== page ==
The patient was postoperatively treated with cardioprotective medication including 2.5 mg enalapril, 5 mg carvedilol, and 5 mg pimobendan. At the 1-year
(a) (b) (c)
Figure 2. (a) Intraoperative view showing papillary muscle approximation; (b) Intraoperative view showing stitches placed spirally at intervals of 2 cm rotating in a clockwise direction between the basal septum and the newly-created LV apex to plicate the ideal LV shape; (c) Intraoperative view showing the left ventricle closed without any patch materials with interrupted mattress suturing and reinforced with continuous running suturing using 3-0 polypropylene stitches.
follow up, the patient’s condition was satisfactory without any major adverse cardiac events. However, the echocardiography performed 1 year postoperatively revealed recurrence of LV dilatation, decrease in the LV ejection fraction, and worsening in LV wall thickening compared to the postoperative echocardiogram, whereas there was still no MR (Figure 3(d), Table 1). A longer follow-up of the patient could be conducted in this article.
The SVR strategies for ICM have been evolving. SVR affords significant improvement in the ejection fraction, compared with coronary artery bypass alone, without added mortality  . Even thought the clinical effectiveness of SVR remains controversial, SVR could constitute an alternative strategy to heart transplantation for patients with severe ischemic cardiomyopathy. Cardiac transplantation, an accepted treatment option for patients with end-stage cardiac failure, is limited by severe shortages of donor hearts. However, most SVR procedures are highly invasive and require patch materials. Moreover, there is no established method of LV restoration into an appropriate shape and volume    .
(a) (b) (c) (d)
Figure 3. (a) Preoperative echocardiography showing moderate mitral regurgitation; (b) Echocardiography performed 1 week postoperatively showing no mitral regurgitation; (c) Postoperative magnetic resonance imaging showing improvement of left ventricle (LV) motion and LV shape; (d) Echocardiography performed 1 year postoperatively showing no mitral regurgitation.
Table 1. Data of preoperative and postoperative echocardiography performed 1 week and 1 year after surgery.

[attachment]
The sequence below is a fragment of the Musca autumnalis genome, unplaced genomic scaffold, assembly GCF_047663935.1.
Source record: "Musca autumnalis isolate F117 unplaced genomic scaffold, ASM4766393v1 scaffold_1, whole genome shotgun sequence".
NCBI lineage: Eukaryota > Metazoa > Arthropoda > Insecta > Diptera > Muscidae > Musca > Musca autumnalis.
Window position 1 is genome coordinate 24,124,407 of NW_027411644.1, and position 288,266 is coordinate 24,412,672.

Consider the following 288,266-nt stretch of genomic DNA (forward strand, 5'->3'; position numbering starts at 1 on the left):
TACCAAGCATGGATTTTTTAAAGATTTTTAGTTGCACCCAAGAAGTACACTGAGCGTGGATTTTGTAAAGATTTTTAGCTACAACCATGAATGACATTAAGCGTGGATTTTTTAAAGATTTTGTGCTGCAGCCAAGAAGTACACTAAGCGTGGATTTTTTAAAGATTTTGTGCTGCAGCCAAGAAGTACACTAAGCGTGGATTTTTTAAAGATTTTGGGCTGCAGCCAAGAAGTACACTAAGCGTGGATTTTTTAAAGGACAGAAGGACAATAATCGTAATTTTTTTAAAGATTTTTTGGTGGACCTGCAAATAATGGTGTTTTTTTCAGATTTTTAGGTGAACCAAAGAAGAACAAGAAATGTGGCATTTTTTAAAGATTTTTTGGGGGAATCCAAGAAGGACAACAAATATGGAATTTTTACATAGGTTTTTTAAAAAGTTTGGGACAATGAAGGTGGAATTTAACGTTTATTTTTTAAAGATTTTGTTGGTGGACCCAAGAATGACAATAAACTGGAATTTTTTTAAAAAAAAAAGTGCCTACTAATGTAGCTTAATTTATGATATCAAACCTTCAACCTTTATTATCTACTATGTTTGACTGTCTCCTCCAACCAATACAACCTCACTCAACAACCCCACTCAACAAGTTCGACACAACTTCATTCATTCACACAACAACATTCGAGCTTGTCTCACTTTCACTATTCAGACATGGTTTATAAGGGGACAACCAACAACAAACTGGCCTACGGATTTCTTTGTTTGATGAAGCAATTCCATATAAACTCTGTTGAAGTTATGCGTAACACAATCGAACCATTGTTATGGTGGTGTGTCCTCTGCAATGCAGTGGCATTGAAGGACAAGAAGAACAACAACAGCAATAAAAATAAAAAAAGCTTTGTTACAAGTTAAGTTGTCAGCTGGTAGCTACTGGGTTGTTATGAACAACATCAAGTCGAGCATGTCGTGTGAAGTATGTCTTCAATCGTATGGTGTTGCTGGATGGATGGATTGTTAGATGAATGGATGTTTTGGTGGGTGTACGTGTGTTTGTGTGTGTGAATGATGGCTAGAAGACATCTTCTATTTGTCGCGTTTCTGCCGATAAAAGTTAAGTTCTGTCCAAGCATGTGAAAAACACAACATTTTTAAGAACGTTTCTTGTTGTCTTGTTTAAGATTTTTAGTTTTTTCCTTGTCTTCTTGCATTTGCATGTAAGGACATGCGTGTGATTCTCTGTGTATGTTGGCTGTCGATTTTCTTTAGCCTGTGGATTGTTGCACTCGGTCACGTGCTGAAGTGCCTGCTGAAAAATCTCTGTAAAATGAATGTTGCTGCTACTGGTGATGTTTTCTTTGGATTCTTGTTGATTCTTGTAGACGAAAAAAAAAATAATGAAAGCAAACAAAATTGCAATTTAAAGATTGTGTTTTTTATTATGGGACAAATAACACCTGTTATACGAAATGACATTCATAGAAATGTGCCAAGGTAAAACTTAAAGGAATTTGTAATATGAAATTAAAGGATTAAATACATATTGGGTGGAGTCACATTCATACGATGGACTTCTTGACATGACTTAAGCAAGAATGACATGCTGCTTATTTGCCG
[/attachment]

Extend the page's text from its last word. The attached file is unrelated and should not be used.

ESP could be performed simply because it only requires double-spiral stitches instead of patch materials. A continuous spiral stitch can reconstruct the LV shape both at the short and long axes   . Furthermore, the LV was cut to open only 2 to 3 cm at the scar tissue in the lateral apical wall, resulting in a minimal LV incision. Moreover, papillary muscle approximation can be considered in cases of ischemic MR whose dimension between the papillary muscles is greater than 3 cm, similar to the present case. Restoration of the LV appears to also restore the tethering of the mitral leaflet by surgical reverse remodeling of the LV. MR is treated by papillary muscle approximation to repair the mitral tethering   . Moreover, ESP can be carried out without cardiac arrest if LV function is extremely poor to undergo SVR   .
However, the indication of ESP is limited to selected cases where the infarction area is located in the apex. If the infarction area is broad and located in the other parts of LV, other SVR procedures may be more appropriate  . In the present case, because the infarction area was relatively located in the apex, this procedure was preferable. Furthermore, when the ventricular muscle fibers are fragile due to infarction, they are at risk for splitting and cutting  . According to Hiraoka et al., patients with extensively thin-walled LV cavities without viable cardiac muscle are not suitable candidates for this technique  . Moreover, ESP’s long-term postoperative prognosis remains unclear.
Based on the present case, this procedure is expected to have a possibility in thickening of LV wall in an only short term. This strategy might solve recurrent cardiac events due to MR; however, its effectiveness regarding LV wall thickening might be temporary. In order to clarify this matter, further reports are warranted.
ESP is a less invasive SVR involving a small LV incision and does not require patch materials. Because of papillary muscle approximation, this procedure might be effective in avoiding postoperative cardiac events due to recurrent MR.
We thank the Honyaku center for reviewing and editing the manuscript. We thank our colleagues for helpful comments.